New international research project on Human Security in Africa has officially launched

How do people in various African contexts experience and deal with everyday security challenges? This is the main focus of a new European research collaboration headed by Aarhus University in Denmark. The collaboration has recently received an EU grant of more than 4 million Euros.

On January 1, 2018, the 4-year project ANTHUSIA (“Anthropology of Human Security in Africa”) was officially launched. ANTHUSIA is run by a consortium of four universities in Denmark, United Kingdom, Belgium and Norway and cooperates with numerous partner organizations in Africa. 

This project will combine interdisciplinary insights from Anthropology, Human Security and African Studies to develop analytical tools to critically understand and contribute to strengthening human security in Africa, and beyond. Fifteen PhD fellows will critically explore how human security has been conceptualized; how and why particular issues are classified as human security issues; and how these understandings shape everyday interventions. This critical approach will be applied to a range of phenomena, such as the expansion of young populations, processes of urbanization, unequally distributed growth, recurring conflicts, emerging health issues, and population displacement. The PhD projects all operate in the academic intersection between anthropology, human security and African studies, which is a combination not found anywhere else in the world.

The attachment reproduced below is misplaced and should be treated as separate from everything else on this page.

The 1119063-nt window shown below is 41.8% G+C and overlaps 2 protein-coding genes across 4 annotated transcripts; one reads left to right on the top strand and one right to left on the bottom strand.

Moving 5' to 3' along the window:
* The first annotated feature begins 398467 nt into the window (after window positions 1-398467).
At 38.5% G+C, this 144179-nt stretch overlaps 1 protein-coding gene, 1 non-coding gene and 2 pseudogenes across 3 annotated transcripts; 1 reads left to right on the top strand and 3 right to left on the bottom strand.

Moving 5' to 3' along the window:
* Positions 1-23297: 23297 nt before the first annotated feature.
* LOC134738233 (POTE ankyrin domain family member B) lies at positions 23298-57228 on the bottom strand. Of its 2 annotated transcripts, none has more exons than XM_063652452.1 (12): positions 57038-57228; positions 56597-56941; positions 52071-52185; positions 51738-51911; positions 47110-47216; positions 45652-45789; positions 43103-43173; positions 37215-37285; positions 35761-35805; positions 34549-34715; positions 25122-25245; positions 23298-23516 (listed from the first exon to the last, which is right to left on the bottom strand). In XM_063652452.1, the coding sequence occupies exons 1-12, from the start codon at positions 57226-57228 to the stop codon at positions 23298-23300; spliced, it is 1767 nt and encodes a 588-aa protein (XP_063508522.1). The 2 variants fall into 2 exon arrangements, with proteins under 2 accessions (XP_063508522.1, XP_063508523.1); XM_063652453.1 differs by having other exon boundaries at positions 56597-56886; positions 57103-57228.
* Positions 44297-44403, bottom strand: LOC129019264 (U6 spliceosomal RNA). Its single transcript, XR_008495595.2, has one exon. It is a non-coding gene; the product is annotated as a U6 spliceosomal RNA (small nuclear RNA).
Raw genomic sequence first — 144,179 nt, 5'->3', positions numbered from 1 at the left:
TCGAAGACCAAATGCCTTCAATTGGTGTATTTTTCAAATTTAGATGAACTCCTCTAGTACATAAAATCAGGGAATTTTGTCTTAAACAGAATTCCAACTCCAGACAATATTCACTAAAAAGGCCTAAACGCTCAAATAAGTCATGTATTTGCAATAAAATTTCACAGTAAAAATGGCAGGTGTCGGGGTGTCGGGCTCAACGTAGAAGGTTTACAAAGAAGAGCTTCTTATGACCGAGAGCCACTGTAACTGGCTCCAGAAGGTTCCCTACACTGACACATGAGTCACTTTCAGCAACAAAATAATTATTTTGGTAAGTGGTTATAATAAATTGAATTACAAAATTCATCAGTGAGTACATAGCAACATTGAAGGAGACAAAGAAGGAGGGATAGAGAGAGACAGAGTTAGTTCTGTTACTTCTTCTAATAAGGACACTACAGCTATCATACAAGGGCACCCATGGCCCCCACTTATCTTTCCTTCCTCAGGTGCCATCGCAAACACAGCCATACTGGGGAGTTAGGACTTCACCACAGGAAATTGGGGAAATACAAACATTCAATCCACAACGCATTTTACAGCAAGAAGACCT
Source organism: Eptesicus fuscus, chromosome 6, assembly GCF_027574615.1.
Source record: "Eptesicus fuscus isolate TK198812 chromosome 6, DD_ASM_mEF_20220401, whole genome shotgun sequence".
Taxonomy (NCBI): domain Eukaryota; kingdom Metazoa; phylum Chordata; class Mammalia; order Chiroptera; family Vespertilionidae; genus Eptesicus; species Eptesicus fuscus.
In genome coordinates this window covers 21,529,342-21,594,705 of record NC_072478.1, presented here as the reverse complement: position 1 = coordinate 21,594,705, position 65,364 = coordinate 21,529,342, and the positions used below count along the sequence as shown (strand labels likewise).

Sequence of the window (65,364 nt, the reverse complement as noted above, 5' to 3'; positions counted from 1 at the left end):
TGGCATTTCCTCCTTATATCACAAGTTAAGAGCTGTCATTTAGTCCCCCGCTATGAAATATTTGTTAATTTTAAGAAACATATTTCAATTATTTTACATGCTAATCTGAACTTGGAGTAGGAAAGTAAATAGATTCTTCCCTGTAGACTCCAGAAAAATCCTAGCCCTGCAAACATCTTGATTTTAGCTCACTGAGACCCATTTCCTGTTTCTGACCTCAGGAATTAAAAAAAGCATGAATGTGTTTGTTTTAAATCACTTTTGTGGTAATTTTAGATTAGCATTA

A human security perspective shifts the focus from the security of nation states to the safety and well-being of humans in their everyday lives. The results will benefit exposed populations on the African continent and be valuable to organizations and companies dealing with human security issues in Africa, such as epidemics, infrastructure problems, economic security, environmental change, land and resource issues, political security, etc. Since human security problems, as well as growth rates in Africa, have obvious ramifications for European home security and economy, the project results will also be important for peoples and policymakers in Europe. 

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